Each reservoir is composed of a unique combination of geometric form, geological rock properties, fluid characteristics, and primary drive mechanism. Although no two reservoirs are identical in all aspects, they can be grouped according to the primary recovery mechanism by which they produce. It has been observed that each drive mechanism has certain typical performance characteristics in terms of:

  • Ultimate recovery factor.
  • Pressure decline rate.
  • Gas-Oil ratio.
  • Water Production.


For a proper understanding of reservoir behavior and predicting future performance, it is necessary to have knowledge of the driving mechanisms that control the behavior of fluids within reservoirs.

The overall performance of oil reservoirs is largely determined by the nature of the energy, i.e., driving mechanism, available for moving the oil to the wellbore. There are basically six driving mechanisms that provide the natural energy necessary for oil recovery:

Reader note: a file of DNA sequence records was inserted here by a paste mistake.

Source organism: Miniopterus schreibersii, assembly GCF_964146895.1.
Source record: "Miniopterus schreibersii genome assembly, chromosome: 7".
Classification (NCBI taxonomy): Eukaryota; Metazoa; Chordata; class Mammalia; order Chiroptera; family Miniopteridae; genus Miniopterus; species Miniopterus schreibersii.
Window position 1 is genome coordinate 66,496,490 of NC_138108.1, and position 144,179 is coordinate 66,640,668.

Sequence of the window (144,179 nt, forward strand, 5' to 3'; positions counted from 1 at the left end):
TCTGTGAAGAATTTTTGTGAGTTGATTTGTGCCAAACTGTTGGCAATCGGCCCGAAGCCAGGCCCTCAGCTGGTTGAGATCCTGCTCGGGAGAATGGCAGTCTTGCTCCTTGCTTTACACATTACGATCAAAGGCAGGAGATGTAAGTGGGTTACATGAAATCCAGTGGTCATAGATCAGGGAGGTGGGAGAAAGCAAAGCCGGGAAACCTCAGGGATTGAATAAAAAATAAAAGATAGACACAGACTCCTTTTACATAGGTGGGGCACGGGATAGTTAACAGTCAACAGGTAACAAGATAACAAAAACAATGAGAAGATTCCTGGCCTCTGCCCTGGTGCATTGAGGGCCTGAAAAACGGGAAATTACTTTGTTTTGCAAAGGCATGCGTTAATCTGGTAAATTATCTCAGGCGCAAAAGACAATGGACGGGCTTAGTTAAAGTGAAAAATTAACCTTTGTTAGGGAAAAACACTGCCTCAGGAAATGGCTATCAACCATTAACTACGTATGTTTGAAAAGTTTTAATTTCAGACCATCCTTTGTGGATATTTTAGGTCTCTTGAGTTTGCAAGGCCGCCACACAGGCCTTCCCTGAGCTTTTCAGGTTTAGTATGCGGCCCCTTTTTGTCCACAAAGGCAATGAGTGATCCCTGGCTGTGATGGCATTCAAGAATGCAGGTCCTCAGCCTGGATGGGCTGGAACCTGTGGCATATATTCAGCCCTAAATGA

• Rock and Liquid Expansion Drive.
  • Depletion Drive.
  • Water Drive.
  • Gas Cap Drive.
  • Gravity Drainage Drive.
  • Combination Drive.


When an oil reservoir initially exists at a pressure higher than its bubble point pressure, the reservoir is called an “undersaturated oil reservoir.” At pressures above the bubble point pressure, crude oil, connate water, and rock are the only materials present. As the reservoir pressure declines, the rock and fluids expand due to their individual compressibilities. The reservoir rock compressibility is the result of two factors:

  1. Expansion of the individual rock grains.
  2. Formation compaction.